When painting an interior surface, most people start with colour selection. Important as this may be, it is meaningless to focus on colour without first considering a number of other elements. In this blog, I will explore the process of choosing the right paint for your installations and explain why factors such as paint quality and surface texture are as important as considering the final colour.
Research the paints available for your surface
First of all, you need to consider the surface you will be finishing. For example, plasterboard, brickwork, metal or wood all require different types of paint. While manufacturers generally have a good selection of colours available across their entire range of paints, there is usually some limitation. If you choose a colour scheme for your interior before researching the types of paint available for the surface you wish to paint onto, you may have to re-design your entire room. I have heard of many designers who have actually ordered materials and products only to find out they couldn’t use them at all.
Consider the surface condition
Next, you must consider the condition of the surface you will be finishing. Paint bonds to the surface it’s placed upon - therefore, it must be clean, dry and as free from flaws as possible. If you paint onto a greasy or dirty surface, onto plaster that is not properly sealed or onto old paint that was never properly applied, your installation won’t have a professional finish and the paint will quickly begin to flake and peel. Be careful when preparing your surface for painting as many greasy or dirty surfaces are not always easily visible. Always remember to protect your final surface (e.g. by using sealers, primers or undercoats) in order to prevent peeling and other problems that a poor base will bring about.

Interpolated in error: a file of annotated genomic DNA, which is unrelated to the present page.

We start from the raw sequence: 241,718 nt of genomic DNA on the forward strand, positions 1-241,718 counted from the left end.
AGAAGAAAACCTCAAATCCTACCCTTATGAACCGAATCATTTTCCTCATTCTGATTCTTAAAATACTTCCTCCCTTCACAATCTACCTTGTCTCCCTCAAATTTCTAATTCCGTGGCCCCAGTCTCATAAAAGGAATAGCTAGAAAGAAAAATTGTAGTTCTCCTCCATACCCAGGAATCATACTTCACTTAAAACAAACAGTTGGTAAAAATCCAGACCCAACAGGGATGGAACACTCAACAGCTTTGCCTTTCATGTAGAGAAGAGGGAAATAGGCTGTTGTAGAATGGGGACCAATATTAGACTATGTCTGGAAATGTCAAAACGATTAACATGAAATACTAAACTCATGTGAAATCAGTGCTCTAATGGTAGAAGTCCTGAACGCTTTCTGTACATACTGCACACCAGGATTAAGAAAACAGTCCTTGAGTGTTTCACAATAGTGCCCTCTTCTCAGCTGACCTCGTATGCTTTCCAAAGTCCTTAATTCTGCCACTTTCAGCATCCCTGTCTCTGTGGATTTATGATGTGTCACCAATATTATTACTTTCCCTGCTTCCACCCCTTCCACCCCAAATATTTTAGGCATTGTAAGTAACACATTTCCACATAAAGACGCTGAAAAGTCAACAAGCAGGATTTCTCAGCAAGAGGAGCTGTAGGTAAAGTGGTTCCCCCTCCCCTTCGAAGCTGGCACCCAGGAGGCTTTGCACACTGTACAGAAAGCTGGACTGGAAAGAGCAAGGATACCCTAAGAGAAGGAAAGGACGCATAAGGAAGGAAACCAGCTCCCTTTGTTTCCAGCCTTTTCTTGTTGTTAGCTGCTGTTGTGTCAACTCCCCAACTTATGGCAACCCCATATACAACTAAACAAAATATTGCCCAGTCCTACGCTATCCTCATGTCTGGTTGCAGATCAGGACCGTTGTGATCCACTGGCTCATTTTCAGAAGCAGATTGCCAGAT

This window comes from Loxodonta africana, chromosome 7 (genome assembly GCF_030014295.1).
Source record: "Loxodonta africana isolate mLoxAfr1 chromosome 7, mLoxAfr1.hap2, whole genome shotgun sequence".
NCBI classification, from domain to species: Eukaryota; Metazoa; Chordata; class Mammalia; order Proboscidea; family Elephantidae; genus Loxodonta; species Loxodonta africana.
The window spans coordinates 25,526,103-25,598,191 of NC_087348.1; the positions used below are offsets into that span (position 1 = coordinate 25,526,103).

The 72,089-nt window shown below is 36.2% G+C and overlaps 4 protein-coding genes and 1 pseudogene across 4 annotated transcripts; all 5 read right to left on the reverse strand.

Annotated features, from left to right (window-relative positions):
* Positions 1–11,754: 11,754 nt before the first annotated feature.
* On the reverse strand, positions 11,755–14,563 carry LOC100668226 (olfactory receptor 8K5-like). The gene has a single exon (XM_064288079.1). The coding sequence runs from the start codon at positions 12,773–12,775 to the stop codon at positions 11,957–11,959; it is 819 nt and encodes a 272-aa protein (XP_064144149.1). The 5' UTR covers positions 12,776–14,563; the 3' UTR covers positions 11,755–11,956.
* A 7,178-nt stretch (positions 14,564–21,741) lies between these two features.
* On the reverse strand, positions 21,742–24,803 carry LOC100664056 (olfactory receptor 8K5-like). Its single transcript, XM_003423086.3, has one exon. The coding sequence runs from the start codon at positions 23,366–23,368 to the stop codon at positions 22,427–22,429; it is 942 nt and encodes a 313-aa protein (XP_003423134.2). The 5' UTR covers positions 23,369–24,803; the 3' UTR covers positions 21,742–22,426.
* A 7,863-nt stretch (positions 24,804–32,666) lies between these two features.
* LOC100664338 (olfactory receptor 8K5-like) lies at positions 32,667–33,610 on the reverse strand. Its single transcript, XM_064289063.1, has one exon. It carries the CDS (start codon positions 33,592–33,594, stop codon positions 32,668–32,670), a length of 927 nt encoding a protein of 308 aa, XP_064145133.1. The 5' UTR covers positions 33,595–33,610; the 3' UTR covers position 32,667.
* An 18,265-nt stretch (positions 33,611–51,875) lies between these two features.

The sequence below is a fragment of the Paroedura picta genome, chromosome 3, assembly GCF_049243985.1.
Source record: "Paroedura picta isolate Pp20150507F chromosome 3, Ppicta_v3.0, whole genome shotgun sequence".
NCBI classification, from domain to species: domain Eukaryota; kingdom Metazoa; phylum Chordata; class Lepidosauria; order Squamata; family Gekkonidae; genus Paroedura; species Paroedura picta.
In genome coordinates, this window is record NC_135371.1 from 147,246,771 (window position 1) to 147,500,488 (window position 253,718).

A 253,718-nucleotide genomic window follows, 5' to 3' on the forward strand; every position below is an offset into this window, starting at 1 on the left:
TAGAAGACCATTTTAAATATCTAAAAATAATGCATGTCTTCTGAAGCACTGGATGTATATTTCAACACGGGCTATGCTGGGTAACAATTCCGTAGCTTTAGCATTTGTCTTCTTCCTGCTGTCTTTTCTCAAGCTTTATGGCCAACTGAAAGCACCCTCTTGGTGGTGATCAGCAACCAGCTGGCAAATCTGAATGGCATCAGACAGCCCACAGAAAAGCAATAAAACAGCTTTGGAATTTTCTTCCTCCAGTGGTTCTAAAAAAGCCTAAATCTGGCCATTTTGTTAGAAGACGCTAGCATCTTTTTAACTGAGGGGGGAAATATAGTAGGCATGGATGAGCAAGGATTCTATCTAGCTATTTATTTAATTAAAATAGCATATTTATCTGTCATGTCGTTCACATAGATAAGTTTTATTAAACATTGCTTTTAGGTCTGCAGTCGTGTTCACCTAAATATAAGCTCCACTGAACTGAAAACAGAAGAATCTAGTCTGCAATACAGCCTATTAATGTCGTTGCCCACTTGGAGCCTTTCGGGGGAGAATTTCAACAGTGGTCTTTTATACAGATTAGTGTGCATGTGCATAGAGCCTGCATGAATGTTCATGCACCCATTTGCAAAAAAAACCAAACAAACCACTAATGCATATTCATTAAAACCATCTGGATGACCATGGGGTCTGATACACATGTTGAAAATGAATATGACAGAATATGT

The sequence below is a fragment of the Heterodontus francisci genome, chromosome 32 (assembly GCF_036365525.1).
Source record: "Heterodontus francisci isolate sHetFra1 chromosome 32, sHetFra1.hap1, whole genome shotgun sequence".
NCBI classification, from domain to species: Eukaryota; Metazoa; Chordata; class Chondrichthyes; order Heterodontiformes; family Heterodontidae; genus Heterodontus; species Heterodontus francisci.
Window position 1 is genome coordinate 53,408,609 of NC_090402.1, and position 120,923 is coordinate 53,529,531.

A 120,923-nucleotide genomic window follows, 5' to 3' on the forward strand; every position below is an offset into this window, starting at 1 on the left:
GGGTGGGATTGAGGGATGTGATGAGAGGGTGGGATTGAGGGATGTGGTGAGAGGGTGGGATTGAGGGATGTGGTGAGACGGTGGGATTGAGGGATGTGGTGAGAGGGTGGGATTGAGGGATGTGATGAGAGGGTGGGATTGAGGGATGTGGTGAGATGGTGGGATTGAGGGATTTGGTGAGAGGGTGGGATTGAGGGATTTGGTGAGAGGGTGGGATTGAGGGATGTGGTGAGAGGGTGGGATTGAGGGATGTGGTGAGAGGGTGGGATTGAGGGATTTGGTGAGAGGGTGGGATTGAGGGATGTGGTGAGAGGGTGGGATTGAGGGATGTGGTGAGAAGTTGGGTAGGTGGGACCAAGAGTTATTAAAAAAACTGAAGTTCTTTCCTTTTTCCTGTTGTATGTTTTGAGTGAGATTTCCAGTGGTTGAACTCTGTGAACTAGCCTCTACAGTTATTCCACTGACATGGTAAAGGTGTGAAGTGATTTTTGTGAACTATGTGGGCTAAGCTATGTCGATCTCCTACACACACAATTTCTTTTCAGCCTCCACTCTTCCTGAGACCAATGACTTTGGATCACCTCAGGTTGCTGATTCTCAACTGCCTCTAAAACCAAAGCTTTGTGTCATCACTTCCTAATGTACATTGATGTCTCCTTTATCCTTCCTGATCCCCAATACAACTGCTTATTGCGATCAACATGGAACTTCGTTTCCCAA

Always choose quality paint
Paints vary greatly in price. While we all want the best possible deal, be careful when choosing cheaper paints because they typically have less pigment in them. It might not be immediately noticeable on light colours but it is much more apparent when using dark ones. Paints with less pigment also don’t cover the surface adequately and may require more than the usual two or three final coats – this will result in extra time and labour, and all of the money that you save with inexpensive paint might then be lost when factoring in these extra costs. There is also the risk of cheaper paints drying with a patchy look or an “orange peel” effect, which can be unattractive and spoil the final colour as well as the look of the finish.
Keep up to date with the materials you use
Understanding the strengths and weaknesses of each paint manufacturer’s approach is a fundamental part of the design process. The environmental impact of the various materials needed to paint an interior installation cannot be taken lightly. Working closely with your supplier and your contractor will help you to understand the implications of the products you use and will ensure that your interior installations will be clean, safe and maintainable.
If you have other painting tips, please let us know.